Excerpts from letters that didn't make it
Like plastic bags, cellophane wrappers, dirty diapers, cigarette butts.
Get the picture? It's not pretty.
On return trips from points north, the amount of trash along the highways and byways increases as one travels farther south. In Corpus Christi it reaches a crescendo.
Over the weekend, the Corpus Christi Caller-Times, much to its credit, ran a story on the trash generated primarily by singleuse plastic bags. These are typically used to bag purchases at grocery and convenience stores.
Corpus Christi's mayor, Henry Garrett, is taking steps to reduce the use of these bags, hoping residents will voluntarily reduce, if not eliminate, their use in an effort to stem the tide of litter caused by them. Other cities in the state, even the small Coastal Bend community of Beeville, are taking a hard look at these generators of rubbish.
I can see these bags going the way of ring tabs on beer and soft drink cans that are no longer in use, and the plastic six-pack rings for beverages that have almost, but not quite, completely disappeared.
Step one is identifying the problem, and that's not hard to do - just take a look out your car window.
Now add a little public awareness, toss in a touch of public pressure and, bingo -- people will begin to be part of the solution.
The Caller-Times story is incentive for me to do two things. One is to purchase a couple or three collapsible plastic crates that I will keep in the trunk of my car. The other is to toss one of my canvas totes in the trunk.
"Por que?" you ask.
When I go "big shopping," I will load my grocery cart, run the items through the checkout stand, tell my favorite checker that I am "plastic-free," and put those groceries right back in the cart. I will push that little cart to my car and unload the items into those plastic crates. When I get home, I'll cart those crates into the kitchen and unload them. Then, back in the trunk they'll go.
When I go "little shopping," I'll just grab that canvas tote out of the trunk and use it to cart my purchases from the store to the car and from the car into the house.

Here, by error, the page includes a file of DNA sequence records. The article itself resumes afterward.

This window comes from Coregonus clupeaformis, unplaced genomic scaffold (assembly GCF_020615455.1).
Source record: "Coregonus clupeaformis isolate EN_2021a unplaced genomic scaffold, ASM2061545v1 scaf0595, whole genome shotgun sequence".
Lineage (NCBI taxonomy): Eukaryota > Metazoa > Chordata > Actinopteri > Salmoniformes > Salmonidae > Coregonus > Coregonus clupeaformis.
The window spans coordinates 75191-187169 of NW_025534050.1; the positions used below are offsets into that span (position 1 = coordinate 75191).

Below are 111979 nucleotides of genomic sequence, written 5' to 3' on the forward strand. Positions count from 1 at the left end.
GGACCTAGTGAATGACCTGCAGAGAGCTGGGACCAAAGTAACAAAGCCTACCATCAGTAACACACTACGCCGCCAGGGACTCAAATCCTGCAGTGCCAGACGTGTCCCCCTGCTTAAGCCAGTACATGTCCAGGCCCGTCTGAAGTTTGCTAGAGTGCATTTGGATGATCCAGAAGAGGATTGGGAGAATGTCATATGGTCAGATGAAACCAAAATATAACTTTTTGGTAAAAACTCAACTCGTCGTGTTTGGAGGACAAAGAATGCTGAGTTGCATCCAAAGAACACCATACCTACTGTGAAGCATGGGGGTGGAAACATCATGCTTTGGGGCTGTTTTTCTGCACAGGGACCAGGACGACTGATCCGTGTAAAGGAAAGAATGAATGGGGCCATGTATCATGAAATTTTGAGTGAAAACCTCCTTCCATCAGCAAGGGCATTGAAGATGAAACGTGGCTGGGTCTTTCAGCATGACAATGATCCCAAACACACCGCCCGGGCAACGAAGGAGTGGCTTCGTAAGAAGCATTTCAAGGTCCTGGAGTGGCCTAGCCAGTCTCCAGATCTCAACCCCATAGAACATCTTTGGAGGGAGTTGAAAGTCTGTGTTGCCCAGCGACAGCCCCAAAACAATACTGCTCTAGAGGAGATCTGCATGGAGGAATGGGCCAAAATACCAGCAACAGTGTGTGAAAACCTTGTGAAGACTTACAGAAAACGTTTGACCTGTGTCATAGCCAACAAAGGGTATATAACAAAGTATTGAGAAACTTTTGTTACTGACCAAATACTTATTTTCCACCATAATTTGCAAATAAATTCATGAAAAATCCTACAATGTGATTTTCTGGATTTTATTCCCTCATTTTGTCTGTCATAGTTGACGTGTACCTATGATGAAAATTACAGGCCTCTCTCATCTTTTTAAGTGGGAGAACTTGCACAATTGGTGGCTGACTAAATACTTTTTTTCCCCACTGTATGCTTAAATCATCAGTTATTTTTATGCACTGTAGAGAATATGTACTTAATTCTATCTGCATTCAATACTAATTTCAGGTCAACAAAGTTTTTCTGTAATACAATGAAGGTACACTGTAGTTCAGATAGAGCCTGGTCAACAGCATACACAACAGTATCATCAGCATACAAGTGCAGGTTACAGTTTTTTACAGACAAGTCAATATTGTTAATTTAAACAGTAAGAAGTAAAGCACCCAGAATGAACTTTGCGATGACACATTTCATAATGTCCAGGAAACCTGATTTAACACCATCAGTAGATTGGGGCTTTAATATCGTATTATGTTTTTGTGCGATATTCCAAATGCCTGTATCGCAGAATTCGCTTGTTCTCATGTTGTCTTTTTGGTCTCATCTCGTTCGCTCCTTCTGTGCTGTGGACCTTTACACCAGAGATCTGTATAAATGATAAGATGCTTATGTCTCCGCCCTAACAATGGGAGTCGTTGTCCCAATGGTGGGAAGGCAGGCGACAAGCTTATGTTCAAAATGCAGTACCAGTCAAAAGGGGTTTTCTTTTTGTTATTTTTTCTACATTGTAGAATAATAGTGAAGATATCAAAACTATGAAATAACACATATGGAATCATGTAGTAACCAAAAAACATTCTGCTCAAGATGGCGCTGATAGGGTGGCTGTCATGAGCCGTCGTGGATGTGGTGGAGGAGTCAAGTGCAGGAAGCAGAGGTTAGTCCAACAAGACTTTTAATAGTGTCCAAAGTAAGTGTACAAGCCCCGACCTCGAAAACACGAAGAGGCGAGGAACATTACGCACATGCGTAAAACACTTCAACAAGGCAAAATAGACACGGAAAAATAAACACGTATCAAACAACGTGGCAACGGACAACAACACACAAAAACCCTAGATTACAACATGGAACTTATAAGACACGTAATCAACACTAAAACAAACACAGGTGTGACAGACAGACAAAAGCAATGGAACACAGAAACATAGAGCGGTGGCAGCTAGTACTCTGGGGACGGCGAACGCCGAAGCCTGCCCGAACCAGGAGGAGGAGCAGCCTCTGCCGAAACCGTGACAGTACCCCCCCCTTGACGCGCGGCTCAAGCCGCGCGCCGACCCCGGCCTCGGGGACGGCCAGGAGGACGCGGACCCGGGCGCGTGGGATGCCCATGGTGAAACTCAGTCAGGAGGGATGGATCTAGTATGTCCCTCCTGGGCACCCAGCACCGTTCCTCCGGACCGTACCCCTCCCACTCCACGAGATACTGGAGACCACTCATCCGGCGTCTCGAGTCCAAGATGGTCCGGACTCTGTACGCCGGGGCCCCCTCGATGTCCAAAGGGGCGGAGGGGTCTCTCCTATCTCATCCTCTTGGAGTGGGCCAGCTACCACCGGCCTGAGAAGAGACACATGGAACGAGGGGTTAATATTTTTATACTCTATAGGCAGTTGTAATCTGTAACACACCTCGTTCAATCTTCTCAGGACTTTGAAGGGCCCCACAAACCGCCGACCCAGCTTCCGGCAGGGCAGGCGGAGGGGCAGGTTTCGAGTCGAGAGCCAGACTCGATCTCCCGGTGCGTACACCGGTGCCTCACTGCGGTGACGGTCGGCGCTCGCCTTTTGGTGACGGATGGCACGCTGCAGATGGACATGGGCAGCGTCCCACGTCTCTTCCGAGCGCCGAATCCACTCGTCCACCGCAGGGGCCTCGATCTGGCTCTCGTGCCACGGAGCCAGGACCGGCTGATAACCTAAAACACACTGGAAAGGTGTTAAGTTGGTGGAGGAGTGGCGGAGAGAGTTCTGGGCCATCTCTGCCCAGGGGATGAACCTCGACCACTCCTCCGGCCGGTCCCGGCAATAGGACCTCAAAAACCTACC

No fuss, no muss.
Plastic bags or no plastic bags, people like me are not the problem (but we can help).
A big problem is travelers, and that includes people like me, who make purchases on the run. In that case we may not have our crates or totes. We're just going to have to get used to toting them - wherever we go.
We got used to dialing seven numbers instead of four to make a local phone call.
We got used to a new area code.
We got used to a stop sign at Station Street and Lantana.
We got used to a traffic light at the "idiot intersection" (Cotter, Cut-off and J.C. Barr Boulevard).
We got used to the Ice Boxes being Circle Ks and Circle Ks being Stripes.
We got used to Park Road 53 becoming State Highway 361, even though we all call it the Island Road.
We got used to having to have the correct address (whether we like it or not) to send a letter to someone in town.
Some of us have gotten used to center turn lanes on Cotter, Alister and Cut-off Road.
If we can shoulder these changes, we can get used to not using plastic to bag our purchases at the grocery or convenience store and, instead, bringing something with us to tote our groceries.
Maybe if we turn these totes and crates into fashion statements others will catch on.
It will become the "in" thing to do. And that would be a good thing.